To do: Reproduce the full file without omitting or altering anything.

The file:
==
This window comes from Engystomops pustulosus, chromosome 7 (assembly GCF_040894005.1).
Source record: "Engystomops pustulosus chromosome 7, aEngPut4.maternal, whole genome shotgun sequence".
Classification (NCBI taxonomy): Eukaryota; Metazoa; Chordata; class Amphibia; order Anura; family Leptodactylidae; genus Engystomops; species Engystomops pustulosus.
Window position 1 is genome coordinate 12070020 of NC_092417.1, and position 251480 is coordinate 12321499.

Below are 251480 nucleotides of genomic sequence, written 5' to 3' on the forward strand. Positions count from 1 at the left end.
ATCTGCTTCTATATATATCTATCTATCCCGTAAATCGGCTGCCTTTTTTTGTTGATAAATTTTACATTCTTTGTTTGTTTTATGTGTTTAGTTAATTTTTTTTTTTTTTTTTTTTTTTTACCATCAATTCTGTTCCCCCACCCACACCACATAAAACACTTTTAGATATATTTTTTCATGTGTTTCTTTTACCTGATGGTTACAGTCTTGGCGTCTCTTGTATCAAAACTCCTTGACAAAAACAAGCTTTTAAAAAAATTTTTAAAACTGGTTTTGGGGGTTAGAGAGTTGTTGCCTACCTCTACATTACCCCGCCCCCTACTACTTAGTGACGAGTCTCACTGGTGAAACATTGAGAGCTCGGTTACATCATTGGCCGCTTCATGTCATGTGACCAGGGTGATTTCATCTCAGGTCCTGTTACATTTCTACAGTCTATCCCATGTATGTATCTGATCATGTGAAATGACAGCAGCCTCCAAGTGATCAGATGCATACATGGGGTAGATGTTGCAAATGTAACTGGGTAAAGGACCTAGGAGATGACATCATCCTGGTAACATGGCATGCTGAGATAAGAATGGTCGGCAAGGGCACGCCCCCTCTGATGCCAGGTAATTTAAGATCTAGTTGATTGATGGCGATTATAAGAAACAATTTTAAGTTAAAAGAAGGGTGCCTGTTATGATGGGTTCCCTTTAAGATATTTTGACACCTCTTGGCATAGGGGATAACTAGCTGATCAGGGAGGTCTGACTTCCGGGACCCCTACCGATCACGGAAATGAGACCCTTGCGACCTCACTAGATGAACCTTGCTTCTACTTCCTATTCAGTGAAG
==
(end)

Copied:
This window comes from Engystomops pustulosus, chromosome 7 (assembly GCF_040894005.1).
Source record: "Engystomops pustulosus chromosome 7, aEngPut4.maternal, whole genome shotgun sequence".
Classification (NCBI taxonomy): Eukaryota; Metazoa; Chordata; class Amphibia; order Anura; family Leptodactylidae; genus Engystomops; species Engystomops pustulosus.
Window position 1 is genome coordinate 12070020 of NC_092417.1, and position 251480 is coordinate 12321499.

Below are 251480 nucleotides of genomic sequence, written 5' to 3' on the forward strand. Positions count from 1 at the left end.
ATCTGCTTCTATATATATCTATCTATCCCGTAAATCGGCTGCCTTTTTTTGTTGATAAATTTTACATTCTTTGTTTGTTTTATGTGTTTAGTTAATTTTTTTTTTTTTTTTTTTTTTTTACCATCAATTCTGTTCCCCCACCCACACCACATAAAACACTTTTAGATATATTTTTTCATGTGTTTCTTTTACCTGATGGTTACAGTCTTGGCGTCTCTTGTATCAAAACTCCTTGACAAAAACAAGCTTTTAAAAAAATTTTTAAAACTGGTTTTGGGGGTTAGAGAGTTGTTGCCTACCTCTACATTACCCCGCCCCCTACTACTTAGTGACGAGTCTCACTGGTGAAACATTGAGAGCTCGGTTACATCATTGGCCGCTTCATGTCATGTGACCAGGGTGATTTCATCTCAGGTCCTGTTACATTTCTACAGTCTATCCCATGTATGTATCTGATCATGTGAAATGACAGCAGCCTCCAAGTGATCAGATGCATACATGGGGTAGATGTTGCAAATGTAACTGGGTAAAGGACCTAGGAGATGACATCATCCTGGTAACATGGCATGCTGAGATAAGAATGGTCGGCAAGGGCACGCCCCCTCTGATGCCAGGTAATTTAAGATCTAGTTGATTGATGGCGATTATAAGAAACAATTTTAAGTTAAAAGAAGGGTGCCTGTTATGATGGGTTCCCTTTAAGATATTTTGACACCTCTTGGCATAGGGGATAACTAGCTGATCAGGGAGGTCTGACTTCCGGGACCCCTACCGATCACGGAAATGAGACCCTTGCGACCTCACTAGATGAACCTTGCTTCTACTTCCTATTCAGTGAAG